Tackling the Learning Curve of Medical Terminology: Experience of a Medical Student with a Background in Classical Languages
Keywords:Undergraduate Medical Education, Medical Student, Terminology, Anatomy, History of Medicine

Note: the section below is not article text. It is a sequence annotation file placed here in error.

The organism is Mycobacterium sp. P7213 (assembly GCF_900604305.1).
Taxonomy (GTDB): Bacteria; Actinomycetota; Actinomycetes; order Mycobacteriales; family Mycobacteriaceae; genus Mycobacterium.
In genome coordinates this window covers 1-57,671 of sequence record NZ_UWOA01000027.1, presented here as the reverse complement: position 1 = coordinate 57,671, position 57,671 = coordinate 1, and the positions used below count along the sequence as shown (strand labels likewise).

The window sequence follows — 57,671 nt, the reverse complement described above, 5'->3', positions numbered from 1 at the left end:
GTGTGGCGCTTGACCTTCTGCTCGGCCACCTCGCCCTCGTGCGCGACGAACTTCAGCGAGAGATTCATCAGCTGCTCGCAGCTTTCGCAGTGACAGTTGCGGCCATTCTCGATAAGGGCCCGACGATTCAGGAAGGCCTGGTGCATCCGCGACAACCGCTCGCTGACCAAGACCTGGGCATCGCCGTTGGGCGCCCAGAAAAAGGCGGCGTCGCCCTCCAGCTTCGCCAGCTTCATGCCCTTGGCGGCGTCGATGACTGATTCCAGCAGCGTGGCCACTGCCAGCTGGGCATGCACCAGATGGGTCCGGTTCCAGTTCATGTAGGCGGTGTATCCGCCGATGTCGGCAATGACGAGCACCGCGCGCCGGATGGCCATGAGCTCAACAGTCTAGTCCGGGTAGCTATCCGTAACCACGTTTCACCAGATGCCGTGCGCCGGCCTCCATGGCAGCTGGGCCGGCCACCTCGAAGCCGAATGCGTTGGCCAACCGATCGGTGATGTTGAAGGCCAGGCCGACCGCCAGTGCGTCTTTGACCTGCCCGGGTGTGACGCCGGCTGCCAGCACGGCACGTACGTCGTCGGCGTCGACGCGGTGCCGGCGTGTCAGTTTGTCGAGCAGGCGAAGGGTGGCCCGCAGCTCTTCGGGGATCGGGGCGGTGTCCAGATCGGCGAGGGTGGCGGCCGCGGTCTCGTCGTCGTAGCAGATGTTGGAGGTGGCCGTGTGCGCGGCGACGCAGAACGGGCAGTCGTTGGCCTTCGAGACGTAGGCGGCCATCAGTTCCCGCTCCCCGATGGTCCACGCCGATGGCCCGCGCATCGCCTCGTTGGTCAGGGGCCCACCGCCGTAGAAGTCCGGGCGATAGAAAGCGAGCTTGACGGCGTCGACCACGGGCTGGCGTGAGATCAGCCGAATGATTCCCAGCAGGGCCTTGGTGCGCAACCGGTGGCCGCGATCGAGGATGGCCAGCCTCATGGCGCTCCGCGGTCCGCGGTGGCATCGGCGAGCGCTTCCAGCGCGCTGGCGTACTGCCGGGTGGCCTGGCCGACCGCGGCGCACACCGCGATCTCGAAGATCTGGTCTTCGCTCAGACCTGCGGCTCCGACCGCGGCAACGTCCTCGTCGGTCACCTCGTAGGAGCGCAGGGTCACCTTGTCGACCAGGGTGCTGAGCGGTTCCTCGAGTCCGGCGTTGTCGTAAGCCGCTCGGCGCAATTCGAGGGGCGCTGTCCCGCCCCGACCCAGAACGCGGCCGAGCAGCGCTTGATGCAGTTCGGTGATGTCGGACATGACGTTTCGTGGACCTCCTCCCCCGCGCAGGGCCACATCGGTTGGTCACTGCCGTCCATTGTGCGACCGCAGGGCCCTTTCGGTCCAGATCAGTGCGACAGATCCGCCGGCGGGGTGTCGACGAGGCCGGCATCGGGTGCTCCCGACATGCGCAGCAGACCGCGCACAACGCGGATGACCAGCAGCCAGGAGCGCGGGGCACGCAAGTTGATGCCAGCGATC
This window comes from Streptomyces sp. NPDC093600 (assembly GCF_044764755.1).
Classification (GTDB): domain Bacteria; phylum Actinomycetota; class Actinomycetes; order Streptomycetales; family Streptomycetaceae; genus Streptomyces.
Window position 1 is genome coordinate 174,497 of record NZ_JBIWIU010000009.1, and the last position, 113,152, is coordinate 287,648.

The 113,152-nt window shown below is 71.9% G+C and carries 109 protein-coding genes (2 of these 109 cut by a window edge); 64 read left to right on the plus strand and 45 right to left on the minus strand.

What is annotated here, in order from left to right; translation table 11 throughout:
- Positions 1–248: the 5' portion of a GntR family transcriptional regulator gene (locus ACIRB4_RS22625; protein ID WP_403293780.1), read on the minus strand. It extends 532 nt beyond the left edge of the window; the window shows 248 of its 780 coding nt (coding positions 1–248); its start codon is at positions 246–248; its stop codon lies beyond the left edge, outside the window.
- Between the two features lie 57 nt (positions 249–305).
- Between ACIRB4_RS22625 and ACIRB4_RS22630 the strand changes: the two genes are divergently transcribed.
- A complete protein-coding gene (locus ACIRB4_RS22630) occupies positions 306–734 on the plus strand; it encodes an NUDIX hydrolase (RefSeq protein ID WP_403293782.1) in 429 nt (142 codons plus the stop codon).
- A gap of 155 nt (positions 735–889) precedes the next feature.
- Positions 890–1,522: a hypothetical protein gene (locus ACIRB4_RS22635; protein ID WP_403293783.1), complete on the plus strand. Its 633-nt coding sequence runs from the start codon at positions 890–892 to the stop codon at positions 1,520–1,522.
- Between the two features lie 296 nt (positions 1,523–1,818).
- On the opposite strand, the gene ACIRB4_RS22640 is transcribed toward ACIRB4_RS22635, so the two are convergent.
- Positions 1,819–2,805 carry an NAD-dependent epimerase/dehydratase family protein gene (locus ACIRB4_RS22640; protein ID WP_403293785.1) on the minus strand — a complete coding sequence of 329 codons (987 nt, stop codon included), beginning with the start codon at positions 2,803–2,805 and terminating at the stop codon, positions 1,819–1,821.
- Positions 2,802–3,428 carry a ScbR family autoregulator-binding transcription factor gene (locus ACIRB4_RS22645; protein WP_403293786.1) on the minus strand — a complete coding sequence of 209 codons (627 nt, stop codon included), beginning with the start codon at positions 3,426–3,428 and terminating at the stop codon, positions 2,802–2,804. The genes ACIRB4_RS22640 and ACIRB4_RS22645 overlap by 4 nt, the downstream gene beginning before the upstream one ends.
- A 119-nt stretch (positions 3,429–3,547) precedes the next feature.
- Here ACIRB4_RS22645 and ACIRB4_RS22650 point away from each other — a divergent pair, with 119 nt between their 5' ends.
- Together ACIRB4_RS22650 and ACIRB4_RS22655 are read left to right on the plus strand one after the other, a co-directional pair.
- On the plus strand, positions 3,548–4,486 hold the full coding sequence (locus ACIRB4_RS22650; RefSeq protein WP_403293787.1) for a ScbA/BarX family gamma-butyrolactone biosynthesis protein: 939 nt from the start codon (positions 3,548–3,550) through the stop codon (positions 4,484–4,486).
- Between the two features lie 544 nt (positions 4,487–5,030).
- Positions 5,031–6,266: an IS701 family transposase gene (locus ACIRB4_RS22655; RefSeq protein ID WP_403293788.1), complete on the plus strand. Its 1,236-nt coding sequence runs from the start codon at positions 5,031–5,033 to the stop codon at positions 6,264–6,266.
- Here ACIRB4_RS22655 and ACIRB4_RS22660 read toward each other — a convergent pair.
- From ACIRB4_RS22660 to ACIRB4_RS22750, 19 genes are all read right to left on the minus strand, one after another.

Upon entering medical school, many students encounter a steep learning curve when handling the vast and intricate vocabulary that healthcare workers use daily. Since the basis of medical terminology has developed from the roots of classical languages, it would theoretically be helpful to provide medical students with a foundational knowledge of Latin and Greek. My experience with learning classical languages before entering medical school has allowed me to have a formulaic approach when tackling unfamiliar medical terminology. By breaking up medical terms like transsphenoidal hypophysectomy into their respective roots, I can create a quick definition for myself before being given any formal teaching on the matter. The primary advantage of this learning style is that it reduces the burden of memorization on the student. The lectures from medical school help refine the preliminary definitions, which makes memorization much easier since students already have a basic framework for each new term encountered. However, certain considerations need to be kept in mind when utilizing the classical approach to understanding medical terminology. For example, the Latin and Greek roots cannot define eponyms like Wilson’s disease, named after the person who discovered the disease, or provide information on medications as their names have non-classical origins. Overall from my experience, the benefits of the formulaic approach make it a valuable tool during the initial years of medical school when the content is taught in a classroom setting and it can provide the foundation for an easier transition into the clinical environment.
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